Monday, October 8, 2012

Why don't we have a moonbase?

Humanity has sent people to the moon and brought them back safe. This is a hell of an achievement, but it would pale in comparison to sending them to the moon and keeping them there. The trouble is, we're not using technology that can do that. We've gotten locked in by the related phenomena of local maxima and path dependence.

Local maximum is what you have when you're on a hilly landscape. There are lots of peaks, some higher, some lower. Any given point from which every direction is downhill is a local maximum, but there's only one global maximum in the given area.

Path dependence is what happens when you start using and developing a technology. We've done astounding things with the internal combustion engine; Otto and Diesel would barely recognise the marvels we have now, despite their using the same thermodynamic cycles and the same basic principles of operation. The trouble is, we're now at a point where the internal combustion engine is holding our technological development back; we could do great things, but we're tied emotionally and technologically to this bulky, heavy, smelly, inefficient contraption. Worse, our reliance on it has slowed development of other motors; modern electric motors are not far removed from the original designs by Tesla. We got locked into the path of improving the internal combustion engine, which path has now peaked; and at a local maximum.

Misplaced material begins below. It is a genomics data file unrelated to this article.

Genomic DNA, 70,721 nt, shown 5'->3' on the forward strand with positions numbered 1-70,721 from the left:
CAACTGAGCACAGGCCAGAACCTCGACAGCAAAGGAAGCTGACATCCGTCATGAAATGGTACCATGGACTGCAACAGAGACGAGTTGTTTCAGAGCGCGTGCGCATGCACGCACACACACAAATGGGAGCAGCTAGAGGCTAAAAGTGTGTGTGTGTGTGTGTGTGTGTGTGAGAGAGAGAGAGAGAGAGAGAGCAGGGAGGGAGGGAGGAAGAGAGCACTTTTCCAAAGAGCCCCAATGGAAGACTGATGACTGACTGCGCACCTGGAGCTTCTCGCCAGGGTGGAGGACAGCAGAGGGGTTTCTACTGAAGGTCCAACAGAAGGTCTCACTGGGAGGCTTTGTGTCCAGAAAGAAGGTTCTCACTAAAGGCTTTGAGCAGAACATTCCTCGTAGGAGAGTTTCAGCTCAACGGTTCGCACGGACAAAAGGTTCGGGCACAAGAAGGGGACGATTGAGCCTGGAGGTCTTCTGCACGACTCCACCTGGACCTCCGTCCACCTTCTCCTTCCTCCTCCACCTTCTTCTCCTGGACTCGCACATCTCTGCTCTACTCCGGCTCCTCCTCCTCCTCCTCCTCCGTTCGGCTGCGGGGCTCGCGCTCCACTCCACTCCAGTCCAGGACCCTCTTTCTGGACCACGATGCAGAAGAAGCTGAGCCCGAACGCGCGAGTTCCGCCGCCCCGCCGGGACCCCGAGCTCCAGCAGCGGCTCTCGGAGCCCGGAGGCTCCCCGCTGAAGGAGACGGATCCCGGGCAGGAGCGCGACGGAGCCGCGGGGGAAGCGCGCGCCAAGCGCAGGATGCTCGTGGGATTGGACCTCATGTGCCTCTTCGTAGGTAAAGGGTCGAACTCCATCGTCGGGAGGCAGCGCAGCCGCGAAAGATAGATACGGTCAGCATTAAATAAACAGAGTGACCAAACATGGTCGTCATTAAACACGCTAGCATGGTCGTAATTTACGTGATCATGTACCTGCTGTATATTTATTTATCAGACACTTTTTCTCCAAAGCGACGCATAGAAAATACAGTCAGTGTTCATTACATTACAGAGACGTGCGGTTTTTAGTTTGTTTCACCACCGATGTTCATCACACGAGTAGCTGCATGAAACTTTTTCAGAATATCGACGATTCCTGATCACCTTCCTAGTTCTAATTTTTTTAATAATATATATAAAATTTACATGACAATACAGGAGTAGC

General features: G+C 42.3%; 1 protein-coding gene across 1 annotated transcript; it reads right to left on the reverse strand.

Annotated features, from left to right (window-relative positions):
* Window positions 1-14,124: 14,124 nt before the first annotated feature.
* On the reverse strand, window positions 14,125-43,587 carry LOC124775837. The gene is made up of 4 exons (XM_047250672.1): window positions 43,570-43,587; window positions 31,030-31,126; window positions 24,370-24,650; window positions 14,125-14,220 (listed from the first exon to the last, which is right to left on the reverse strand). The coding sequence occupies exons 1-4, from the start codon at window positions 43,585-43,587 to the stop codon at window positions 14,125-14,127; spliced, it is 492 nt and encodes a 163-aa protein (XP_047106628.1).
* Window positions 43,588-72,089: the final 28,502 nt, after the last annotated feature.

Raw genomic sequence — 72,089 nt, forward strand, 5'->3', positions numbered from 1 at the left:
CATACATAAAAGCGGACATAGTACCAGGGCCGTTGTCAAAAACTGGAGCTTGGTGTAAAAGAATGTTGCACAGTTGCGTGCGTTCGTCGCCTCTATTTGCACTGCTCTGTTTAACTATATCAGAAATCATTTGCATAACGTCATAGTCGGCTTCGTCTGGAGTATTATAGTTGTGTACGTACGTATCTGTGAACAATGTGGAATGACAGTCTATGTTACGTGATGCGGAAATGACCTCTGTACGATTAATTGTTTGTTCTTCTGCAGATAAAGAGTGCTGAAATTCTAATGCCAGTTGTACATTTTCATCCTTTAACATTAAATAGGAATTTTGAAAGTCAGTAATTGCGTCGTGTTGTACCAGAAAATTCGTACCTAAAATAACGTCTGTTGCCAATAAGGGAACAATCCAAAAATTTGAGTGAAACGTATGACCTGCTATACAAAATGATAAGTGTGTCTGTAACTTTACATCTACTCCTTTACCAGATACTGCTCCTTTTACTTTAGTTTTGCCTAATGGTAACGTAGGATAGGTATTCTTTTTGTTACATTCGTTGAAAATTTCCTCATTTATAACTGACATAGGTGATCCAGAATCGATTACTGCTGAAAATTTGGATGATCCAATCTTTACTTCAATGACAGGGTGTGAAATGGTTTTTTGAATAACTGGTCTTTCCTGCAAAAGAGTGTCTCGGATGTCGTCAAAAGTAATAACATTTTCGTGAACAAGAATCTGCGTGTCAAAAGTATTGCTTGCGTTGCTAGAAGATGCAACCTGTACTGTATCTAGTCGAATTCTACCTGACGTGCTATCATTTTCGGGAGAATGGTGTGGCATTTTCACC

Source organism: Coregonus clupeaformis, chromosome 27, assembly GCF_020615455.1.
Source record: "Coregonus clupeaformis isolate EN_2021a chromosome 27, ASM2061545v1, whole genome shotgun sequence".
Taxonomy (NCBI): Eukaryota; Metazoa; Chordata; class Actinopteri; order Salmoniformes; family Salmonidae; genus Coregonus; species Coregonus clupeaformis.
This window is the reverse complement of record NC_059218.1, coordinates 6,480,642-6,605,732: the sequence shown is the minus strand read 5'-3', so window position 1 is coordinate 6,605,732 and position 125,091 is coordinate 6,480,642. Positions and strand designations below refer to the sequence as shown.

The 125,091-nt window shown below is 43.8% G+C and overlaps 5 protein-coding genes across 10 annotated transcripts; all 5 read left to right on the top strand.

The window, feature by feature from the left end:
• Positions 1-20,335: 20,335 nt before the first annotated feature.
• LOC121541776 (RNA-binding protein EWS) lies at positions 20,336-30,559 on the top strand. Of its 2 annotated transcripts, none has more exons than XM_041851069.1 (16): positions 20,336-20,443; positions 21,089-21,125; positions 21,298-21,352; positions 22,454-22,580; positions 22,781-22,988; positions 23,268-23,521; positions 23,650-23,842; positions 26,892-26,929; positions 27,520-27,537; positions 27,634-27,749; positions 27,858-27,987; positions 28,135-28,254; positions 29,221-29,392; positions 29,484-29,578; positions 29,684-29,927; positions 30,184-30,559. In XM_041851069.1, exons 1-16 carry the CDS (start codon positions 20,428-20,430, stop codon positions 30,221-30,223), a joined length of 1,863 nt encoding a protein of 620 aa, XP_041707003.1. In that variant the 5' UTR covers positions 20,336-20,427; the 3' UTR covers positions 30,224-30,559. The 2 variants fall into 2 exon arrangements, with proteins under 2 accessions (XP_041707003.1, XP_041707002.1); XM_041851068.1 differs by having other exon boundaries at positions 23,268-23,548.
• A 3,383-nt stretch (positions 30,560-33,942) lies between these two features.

The same thing has happened with space travel. When we first got interested in it, rockets were the easiest thing to try; and we got very, very good at rockets. The trouble is, rockets have abysmal payloads for the long haul, and they have vast amounts of waste in their construction; most of the Saturn V that took men to the moon was simply there to get them through the atmosphere. It took an incredibly heavy lift capacity to get three men to lunar orbit. We simply can't send up enough to make a moonbase viable that way. Rockets have reached their peak, and every other technology will require a step back down; something we're unwilling to take.

So we don't have a moonbase because we're an annoying combination of stubborn and idle. We don't want to take the time to develop technologies that can go further than rockets, because they won't be able to go further than rockets immediately we introduce them.

It wasn't always like this. The first guns for soldiers were far inferior to bows in utility; but we stuck with them, and now almost nobody would think of using a bow for war. We need to reignite excitement at potential, rather than pride in achievement.

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